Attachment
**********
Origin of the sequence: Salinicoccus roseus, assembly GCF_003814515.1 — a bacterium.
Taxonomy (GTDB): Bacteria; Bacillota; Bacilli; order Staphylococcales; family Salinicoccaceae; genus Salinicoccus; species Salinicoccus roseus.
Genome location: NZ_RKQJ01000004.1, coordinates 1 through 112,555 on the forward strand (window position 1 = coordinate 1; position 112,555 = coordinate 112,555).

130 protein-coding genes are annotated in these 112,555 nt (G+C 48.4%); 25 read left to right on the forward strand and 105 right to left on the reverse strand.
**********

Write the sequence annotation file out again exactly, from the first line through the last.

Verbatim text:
Origin of the sequence: Salinicoccus roseus, assembly GCF_003814515.1 — a bacterium.
Taxonomy (GTDB): Bacteria; Bacillota; Bacilli; order Staphylococcales; family Salinicoccaceae; genus Salinicoccus; species Salinicoccus roseus.
Genome location: NZ_RKQJ01000004.1, coordinates 1 through 112,555 on the forward strand (window position 1 = coordinate 1; position 112,555 = coordinate 112,555).

130 protein-coding genes are annotated in these 112,555 nt (G+C 48.4%); 25 read left to right on the forward strand and 105 right to left on the reverse strand.